Updates
April 28, 2017

Legislative Update 04-28-2017

An Analysis from DRM’s Government & Public Affairs Team

Vermont Legislative Update Quick Links

Senate Committee Rejects Anti-Uber Amendment

Legislature Sends Emergency Responder Bill to Governor

Senate Approves Access to Cannabidiol Medication

Senate Advances Appropriations Bill

Committee Approves Expansion of Medical Marijuana Program

Independent Contractor Bill Meets a Fiery End

Ways and Means Takes Extreme Position on TIFs

Paid Leave Advances to House Floor

Rural Economic Development Bill Advances in House

House Advances Duty to Warn Bill

House Advances ACO Open Board Meeting Bill

House Approves Mental Health Coordination

House Supports the Evaluation of Suicide Profiles

House Accepts Changes to Mental Health Treatment for Minors Bill

Changes to Mental Health Crisis Response Commission Approved

House Advances ACO Pilot Bill

Conference Committee Requested for Telemedicine Bill

Bill Would Change the Name of Vermont Public Service Board

New Agency of Digital Services Seeks to Improve State IT Management

End of Session Anticipated

Senate Committee Rejects Anti-Uber Amendment

The Senate Finance Committee on Friday afternoon unanimously rejected a proposal from the Senate Judiciary Committee to impose high automobile liability insurance limits on ride-sharing companies like Lyft and Uber. The Judiciary Committee’s amendments to H.143 would have required limits of $100,000 for death/bodily injury per person, $300,000 per incident, and $25,000 for property damage. Those limits are dramatically higher than the 46 other states that have adopted insurance limits.

The Judiciary Committee adopted several other amendments that are opposed by the ride-sharing companies. The Finance Committee plans to take additional testimony on this issue next week.

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Legislature Sends Emergency Responder Bill to Governor

The Senate on Thursday approved a House-passed bill, H.197, that will expand mental health benefits for workers’ compensation claimants. This afternoon the House sent the proposal to the governor.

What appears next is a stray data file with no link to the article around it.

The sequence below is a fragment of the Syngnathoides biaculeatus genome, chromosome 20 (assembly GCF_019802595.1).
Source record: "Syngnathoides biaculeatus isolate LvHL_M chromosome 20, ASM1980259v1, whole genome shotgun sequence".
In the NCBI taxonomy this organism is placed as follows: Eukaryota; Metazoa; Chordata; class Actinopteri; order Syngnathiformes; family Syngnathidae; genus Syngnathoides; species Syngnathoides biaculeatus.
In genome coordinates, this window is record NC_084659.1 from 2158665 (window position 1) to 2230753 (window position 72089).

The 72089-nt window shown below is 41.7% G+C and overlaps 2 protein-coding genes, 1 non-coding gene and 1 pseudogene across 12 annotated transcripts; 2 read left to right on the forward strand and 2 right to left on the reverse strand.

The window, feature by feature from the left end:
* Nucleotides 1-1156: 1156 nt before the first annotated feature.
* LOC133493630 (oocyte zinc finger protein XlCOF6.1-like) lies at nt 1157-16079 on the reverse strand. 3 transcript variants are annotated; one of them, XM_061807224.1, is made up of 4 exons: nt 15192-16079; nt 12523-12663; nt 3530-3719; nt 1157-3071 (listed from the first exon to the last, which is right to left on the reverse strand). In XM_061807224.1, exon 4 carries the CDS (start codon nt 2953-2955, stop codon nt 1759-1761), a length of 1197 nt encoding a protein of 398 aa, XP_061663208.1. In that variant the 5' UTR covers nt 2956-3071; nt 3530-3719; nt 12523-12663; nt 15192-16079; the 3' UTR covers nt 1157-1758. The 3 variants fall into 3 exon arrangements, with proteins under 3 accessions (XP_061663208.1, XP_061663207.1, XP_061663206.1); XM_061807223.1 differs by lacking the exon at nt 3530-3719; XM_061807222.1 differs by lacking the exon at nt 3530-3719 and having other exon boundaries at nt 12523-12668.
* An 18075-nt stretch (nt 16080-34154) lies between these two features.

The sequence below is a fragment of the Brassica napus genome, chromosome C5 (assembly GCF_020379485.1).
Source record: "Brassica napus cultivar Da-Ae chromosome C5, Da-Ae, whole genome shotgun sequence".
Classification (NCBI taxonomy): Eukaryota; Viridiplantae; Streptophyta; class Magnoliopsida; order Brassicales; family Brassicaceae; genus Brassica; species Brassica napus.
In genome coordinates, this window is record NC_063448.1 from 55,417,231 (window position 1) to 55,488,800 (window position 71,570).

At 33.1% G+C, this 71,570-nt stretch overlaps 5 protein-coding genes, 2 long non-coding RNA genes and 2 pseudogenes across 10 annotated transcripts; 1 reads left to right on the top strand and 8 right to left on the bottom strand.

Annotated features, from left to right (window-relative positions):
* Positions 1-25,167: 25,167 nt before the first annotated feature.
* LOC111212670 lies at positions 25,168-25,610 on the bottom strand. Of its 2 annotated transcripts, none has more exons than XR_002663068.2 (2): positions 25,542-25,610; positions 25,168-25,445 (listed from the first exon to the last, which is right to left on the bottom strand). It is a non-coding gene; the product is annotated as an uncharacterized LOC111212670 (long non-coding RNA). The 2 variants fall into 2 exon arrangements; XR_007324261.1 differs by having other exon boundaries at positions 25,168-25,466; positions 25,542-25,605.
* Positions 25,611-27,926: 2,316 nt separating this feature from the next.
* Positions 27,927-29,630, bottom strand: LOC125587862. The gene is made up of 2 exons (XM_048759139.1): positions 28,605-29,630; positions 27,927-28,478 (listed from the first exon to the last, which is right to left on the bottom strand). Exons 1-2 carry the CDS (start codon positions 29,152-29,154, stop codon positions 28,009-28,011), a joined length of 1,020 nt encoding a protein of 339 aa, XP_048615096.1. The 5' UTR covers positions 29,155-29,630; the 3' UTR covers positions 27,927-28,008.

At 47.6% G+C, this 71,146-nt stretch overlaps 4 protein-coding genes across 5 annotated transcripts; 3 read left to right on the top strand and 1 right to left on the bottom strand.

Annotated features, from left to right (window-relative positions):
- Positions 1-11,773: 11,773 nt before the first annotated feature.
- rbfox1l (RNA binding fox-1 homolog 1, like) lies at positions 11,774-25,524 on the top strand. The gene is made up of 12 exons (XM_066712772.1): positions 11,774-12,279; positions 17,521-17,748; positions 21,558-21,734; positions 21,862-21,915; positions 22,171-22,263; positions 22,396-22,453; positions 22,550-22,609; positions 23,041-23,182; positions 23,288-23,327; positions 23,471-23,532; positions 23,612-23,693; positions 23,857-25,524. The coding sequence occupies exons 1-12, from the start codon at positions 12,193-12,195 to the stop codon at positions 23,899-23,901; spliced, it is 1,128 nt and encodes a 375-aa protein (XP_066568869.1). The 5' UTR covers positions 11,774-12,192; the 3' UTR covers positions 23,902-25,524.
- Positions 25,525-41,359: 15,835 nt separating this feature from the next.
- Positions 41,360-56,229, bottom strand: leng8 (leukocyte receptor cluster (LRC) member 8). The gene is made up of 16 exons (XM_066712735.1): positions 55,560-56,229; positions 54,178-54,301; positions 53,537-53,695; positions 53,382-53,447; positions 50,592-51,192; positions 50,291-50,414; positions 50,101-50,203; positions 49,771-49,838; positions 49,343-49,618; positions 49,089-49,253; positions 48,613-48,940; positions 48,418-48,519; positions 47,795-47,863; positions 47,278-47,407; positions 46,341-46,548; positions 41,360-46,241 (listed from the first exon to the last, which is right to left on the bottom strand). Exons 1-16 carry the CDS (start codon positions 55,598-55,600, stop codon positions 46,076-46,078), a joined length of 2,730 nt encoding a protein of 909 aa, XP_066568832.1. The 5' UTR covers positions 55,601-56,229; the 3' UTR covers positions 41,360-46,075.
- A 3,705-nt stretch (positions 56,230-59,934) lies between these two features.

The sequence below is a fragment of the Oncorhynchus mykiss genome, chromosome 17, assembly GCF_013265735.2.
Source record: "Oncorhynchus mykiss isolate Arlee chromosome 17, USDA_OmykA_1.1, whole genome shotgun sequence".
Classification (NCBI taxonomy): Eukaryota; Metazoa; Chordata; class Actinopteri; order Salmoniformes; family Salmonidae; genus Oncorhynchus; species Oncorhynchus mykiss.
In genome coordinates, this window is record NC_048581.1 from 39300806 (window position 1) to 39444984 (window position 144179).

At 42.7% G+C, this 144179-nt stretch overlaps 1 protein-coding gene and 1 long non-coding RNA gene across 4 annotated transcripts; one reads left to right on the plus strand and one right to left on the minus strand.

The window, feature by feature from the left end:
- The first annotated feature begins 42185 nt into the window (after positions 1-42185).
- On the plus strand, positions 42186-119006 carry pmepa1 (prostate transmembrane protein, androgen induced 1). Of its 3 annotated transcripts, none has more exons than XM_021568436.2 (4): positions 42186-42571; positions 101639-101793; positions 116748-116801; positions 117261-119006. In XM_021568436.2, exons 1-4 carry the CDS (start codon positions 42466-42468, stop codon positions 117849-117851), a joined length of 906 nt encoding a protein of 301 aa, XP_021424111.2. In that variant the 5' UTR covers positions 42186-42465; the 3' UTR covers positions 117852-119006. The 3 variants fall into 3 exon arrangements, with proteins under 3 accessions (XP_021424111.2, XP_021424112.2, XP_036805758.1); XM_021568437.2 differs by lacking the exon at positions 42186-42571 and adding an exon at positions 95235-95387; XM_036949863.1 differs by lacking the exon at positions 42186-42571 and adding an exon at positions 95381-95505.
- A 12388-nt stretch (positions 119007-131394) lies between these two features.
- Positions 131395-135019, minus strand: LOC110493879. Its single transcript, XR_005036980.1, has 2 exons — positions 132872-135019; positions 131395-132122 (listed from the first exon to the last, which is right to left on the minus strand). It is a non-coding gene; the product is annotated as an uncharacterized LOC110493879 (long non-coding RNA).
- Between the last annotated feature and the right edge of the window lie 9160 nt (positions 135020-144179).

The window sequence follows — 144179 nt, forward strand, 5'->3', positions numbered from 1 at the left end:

Political support for the bill was almost entirely driven by first responders, who argued the bill was necessary to ensure that emergency service workers who suffer from PTSD are eligible for benefits.

Business groups and insurers argued that other provisions of the bill – which will expand mental health benefits for all employees – will increase employer costs. Those provisions received virtually no attention from the legislature.

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Senate Approves Access to Cannabidiol Medication

The Senate unanimously approved an amendment that ensures patients immediate access to any Food and Drug Administration cannabidiol prescription medication being developed for the treatment of intractable childhood epilepsies. The provision will allow a provider to prescribe and a pharmacist to dispense the product upon FDA approval. The amendment was added to S.22, a bill related to fentanyl, and was approved by the full Senate on Tuesday. The full House approved the measure on Friday.

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Senate Advances Appropriations Bill

The Senate unanimously approved a $5.8 billion budget on Thursday that closes a $72 million projected gap between revenues and expenditures in the 2018 fiscal year. The bill, H.518, increases spending over fiscal year 2017 levels by one percent, taking into account federal, transportation and education funds.

Senate Appropriations Committee Chair Jane Kitchel, D-Caledonia, said the bill funds priorities to promote rural economic development, stabilize the mental health system, and provide financial sustainability for the state colleges.
Among its provisions the bill:  

  • Restores proposed reductions in Agency of Human Services grants to nonprofit organizations;
  • Provides $3 million to child care facilities in additional funding for centers and home-based programs for infants and toddlers with high-subsidy client populations;
  • Reduces Disproportionate Share Hospital payments by $10 million (payments to hospitals that serve a large number of Medicaid and uninsured individuals) to fund designated mental health agencies salaries as part of a multiyear funding plan;
  • Rejects $1 million requested by the governor to help pay for a $35 million bond for affordable housing;
  • Transfers $8 million in teachers’ retirement payments obligations to the state education fund;
  • Establishes a plan to close the Windsor prison and repurpose it to provide the facility for transitional housing for inmates preparing to reenter the community;
  • Increases funding for the Vermont State Colleges by $3.8 million; and